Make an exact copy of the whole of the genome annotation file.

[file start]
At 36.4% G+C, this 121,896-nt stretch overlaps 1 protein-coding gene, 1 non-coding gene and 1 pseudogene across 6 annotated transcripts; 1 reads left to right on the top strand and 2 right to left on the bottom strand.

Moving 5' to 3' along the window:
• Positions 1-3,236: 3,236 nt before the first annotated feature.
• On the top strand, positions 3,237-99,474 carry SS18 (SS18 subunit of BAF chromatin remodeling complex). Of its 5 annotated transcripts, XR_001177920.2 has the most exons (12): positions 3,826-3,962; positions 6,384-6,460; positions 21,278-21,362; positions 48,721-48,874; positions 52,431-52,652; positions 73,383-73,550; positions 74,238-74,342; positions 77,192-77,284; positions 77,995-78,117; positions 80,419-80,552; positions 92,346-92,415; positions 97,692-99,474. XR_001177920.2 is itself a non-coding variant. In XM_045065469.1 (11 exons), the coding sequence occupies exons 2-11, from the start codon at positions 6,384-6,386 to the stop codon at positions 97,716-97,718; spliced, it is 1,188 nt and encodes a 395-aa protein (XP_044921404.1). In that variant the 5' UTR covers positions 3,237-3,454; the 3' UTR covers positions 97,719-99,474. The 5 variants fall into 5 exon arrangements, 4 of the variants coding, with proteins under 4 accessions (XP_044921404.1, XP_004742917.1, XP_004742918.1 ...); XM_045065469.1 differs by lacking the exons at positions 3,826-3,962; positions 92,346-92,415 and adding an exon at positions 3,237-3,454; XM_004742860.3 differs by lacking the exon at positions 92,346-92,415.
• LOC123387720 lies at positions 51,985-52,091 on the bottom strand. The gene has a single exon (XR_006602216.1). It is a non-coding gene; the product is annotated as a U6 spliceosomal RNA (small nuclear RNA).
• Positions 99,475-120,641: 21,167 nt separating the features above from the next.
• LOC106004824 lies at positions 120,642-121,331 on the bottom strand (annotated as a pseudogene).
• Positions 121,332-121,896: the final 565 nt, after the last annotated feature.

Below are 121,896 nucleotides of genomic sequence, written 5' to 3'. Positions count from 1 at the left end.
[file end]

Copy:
At 36.4% G+C, this 121,896-nt stretch overlaps 1 protein-coding gene, 1 non-coding gene and 1 pseudogene across 6 annotated transcripts; 1 reads left to right on the top strand and 2 right to left on the bottom strand.

Moving 5' to 3' along the window:
• Positions 1-3,236: 3,236 nt before the first annotated feature.
• On the top strand, positions 3,237-99,474 carry SS18 (SS18 subunit of BAF chromatin remodeling complex). Of its 5 annotated transcripts, XR_001177920.2 has the most exons (12): positions 3,826-3,962; positions 6,384-6,460; positions 21,278-21,362; positions 48,721-48,874; positions 52,431-52,652; positions 73,383-73,550; positions 74,238-74,342; positions 77,192-77,284; positions 77,995-78,117; positions 80,419-80,552; positions 92,346-92,415; positions 97,692-99,474. XR_001177920.2 is itself a non-coding variant. In XM_045065469.1 (11 exons), the coding sequence occupies exons 2-11, from the start codon at positions 6,384-6,386 to the stop codon at positions 97,716-97,718; spliced, it is 1,188 nt and encodes a 395-aa protein (XP_044921404.1). In that variant the 5' UTR covers positions 3,237-3,454; the 3' UTR covers positions 97,719-99,474. The 5 variants fall into 5 exon arrangements, 4 of the variants coding, with proteins under 4 accessions (XP_044921404.1, XP_004742917.1, XP_004742918.1 ...); XM_045065469.1 differs by lacking the exons at positions 3,826-3,962; positions 92,346-92,415 and adding an exon at positions 3,237-3,454; XM_004742860.3 differs by lacking the exon at positions 92,346-92,415.
• LOC123387720 lies at positions 51,985-52,091 on the bottom strand. The gene has a single exon (XR_006602216.1). It is a non-coding gene; the product is annotated as a U6 spliceosomal RNA (small nuclear RNA).
• Positions 99,475-120,641: 21,167 nt separating the features above from the next.
• LOC106004824 lies at positions 120,642-121,331 on the bottom strand (annotated as a pseudogene).
• Positions 121,332-121,896: the final 565 nt, after the last annotated feature.

Below are 121,896 nucleotides of genomic sequence, written 5' to 3'. Positions count from 1 at the left end.